The intrepid entrepreneur striking out on his own has always been an essential part of America’s image of itself. Pulling himself up by his bootstraps—or setting up her e-business on a laptop in a coffee shop—the self-made individual is the engine that drives the American economy.
This is even truer in times of economic crisis. According to one study, more than half of Fortune 500 companies were founded during a recession or bear market. Moreover, new firms tend to be where new jobs come from. On average, one-year-old companies add nearly three million new jobs in their first year, while existing firms lose one million jobs per year.
Washington has started to pay attention. The Obama Administration has pushed forward some major changes aimed at boosting entrepreneurs, from low-interest loans to tax breaks for startup companies to training for veterans who want to start businesses. Policy-makers continue to focus on measures that would encourage the growth of entrepreneurs.
But there is much more that can be—that needs to be—done. The United States faces not just the challenge of digging itself out of a very deep hole. We also have to contend with economies that are catching up to our lead. All over the world—China, India, Brazil, and elsewhere—entrepreneurs are springing up. We might think of entrepreneurial vitality as an especially American trait, but it is a trait we are starting to see in others too. Faced with tougher competition, we need to replenish our supply of ideas, lest we lose our status as the world’s great seedbed for entrepreneurs.
Progressives have an important role to play in this mission. Government has been an important partner to entrepreneurs over the course of American history. From the railroads to DARPA’s invention of the Internet, government has been vital in opening up new opportunities for self-made Americans. But government restraint has also been crucial to entrepreneurial booms of past years. Striking that right balance, between a helpful public sector and an unobtrusive one, will be essential to the future of the American entrepreneur.
This symposium, assembled with the generous support of the Ewing Marion Kauffman Foundation, seeks to advance a progressive agenda for entrepreneurship. We have brought together some of the finest minds on the economy, entrepreneurship, and public policy to discuss cutting-edge ideas on how to promote a progressive vision of entrepreneurship.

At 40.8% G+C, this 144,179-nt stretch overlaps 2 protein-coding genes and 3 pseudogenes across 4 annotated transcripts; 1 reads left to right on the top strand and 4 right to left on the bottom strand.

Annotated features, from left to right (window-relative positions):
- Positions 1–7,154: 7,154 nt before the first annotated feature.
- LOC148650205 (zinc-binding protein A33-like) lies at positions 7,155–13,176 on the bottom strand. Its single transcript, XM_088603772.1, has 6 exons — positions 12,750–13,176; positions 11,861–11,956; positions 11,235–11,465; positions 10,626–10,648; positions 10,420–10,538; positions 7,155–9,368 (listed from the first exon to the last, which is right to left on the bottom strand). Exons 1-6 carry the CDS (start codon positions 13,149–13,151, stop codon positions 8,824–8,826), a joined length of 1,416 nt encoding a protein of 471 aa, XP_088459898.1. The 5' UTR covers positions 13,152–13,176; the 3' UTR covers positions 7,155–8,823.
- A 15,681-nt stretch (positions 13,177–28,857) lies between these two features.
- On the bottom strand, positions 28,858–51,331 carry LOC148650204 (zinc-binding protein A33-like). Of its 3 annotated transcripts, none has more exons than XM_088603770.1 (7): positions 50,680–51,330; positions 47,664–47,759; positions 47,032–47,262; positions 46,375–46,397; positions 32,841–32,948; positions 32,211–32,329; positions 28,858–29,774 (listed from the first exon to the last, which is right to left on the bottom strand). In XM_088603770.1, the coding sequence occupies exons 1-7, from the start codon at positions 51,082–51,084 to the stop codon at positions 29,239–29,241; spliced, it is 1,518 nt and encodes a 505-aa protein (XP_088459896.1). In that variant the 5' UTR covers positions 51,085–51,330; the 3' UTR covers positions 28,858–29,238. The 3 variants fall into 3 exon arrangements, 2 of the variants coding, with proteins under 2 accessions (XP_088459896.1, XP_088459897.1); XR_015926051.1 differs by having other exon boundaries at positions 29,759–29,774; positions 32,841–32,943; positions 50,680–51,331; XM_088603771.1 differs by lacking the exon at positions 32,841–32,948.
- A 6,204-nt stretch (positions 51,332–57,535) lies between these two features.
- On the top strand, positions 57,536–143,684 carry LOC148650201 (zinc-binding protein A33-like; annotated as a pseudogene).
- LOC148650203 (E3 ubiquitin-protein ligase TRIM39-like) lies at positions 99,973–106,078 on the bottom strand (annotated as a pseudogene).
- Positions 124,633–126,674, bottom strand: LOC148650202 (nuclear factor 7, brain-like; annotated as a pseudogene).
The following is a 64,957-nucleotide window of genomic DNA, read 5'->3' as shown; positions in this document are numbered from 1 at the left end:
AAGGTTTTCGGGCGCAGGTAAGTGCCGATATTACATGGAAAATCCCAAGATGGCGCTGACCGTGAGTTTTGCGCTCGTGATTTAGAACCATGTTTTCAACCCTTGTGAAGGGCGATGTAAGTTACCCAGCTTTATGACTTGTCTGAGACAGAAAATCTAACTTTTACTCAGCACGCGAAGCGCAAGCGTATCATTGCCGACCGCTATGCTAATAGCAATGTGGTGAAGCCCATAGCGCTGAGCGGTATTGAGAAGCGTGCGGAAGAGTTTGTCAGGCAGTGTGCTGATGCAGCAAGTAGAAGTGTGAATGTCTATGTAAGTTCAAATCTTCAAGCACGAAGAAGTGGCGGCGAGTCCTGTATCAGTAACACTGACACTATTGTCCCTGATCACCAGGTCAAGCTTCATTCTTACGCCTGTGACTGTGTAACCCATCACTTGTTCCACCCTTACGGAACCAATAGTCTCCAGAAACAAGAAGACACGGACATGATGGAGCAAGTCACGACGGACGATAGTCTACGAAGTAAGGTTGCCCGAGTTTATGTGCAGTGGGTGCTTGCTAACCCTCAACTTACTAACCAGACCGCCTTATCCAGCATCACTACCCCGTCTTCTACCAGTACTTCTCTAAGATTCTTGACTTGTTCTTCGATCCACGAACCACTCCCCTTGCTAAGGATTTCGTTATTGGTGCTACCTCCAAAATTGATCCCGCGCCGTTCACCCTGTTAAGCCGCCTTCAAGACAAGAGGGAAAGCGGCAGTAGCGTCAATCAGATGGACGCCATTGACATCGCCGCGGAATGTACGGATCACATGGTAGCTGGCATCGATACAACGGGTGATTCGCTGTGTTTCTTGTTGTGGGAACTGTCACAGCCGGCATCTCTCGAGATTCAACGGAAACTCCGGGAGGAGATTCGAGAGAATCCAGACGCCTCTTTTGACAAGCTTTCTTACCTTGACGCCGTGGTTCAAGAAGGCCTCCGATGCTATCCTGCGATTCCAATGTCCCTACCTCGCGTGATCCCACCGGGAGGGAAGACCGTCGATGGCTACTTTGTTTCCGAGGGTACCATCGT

Leading off the symposium is William Galston of the Brookings Institution and Democracy’s editorial committee. Galston jumps into the ongoing conversation between progressives and entrepreneurship advocates, laying out the issues that separate the two sides—but also the commonalities on which a productive and enduring relationship can be built.
Next is a piece on immigration reform by Vivek Wadhwa. One of our leading thinkers on immigration and innovation, Wadhwa warns that immigrant students and young entrepreneurs are increasingly deciding not to stay in the United States but to pursue their dreams back home. He argues for the central importance of immigrants to American entrepreneurship, and calls for bold reforms in our immigration policy to ensure that the world’s best minds will continue to want to plant roots here in America.
When we think of entrepreneurship and innovation, we think of clusters: Silicon Valley, Route 128, the Research Triangle. Maryann Feldman of the University of North Carolina at Chapel Hill looks at the conditions under which clusters grow, and what government can—and can’t—do to encourage them.
On minority entrepreneurship, we have enlisted Thomas “Danny” Boston, economist from Georgia Tech. Boston argues that minority-owned businesses should be an integral part of any plan for economic resurgence, and suggests some ideas on how we can cultivate them.
Finally, Amy Rosen, the president and CEO of Network for Teaching Entrepreneurship, examines the education sector and asks what we might do to instill the entrepreneurial spirit in young Americans. We think she has some terrific ideas on education and curriculum reform.
Progressives have a proud history of promoting entrepreneurship, from facing down big corporations that seek to stifle competition to providing the public tools necessary to encourage the strivers who power our economy. As the economy enters uncharted waters, a progressive vision for entrepreneurship is essential if we are to steer America in the right direction. We hope this symposium offers a good starting point for the conversations that we need to have to achieve that vision.
This work was funded by the Ewing Marion Kauffman Foundation. The contents of this publication are solely the responsibility of Democracy: A Journal of Ideas.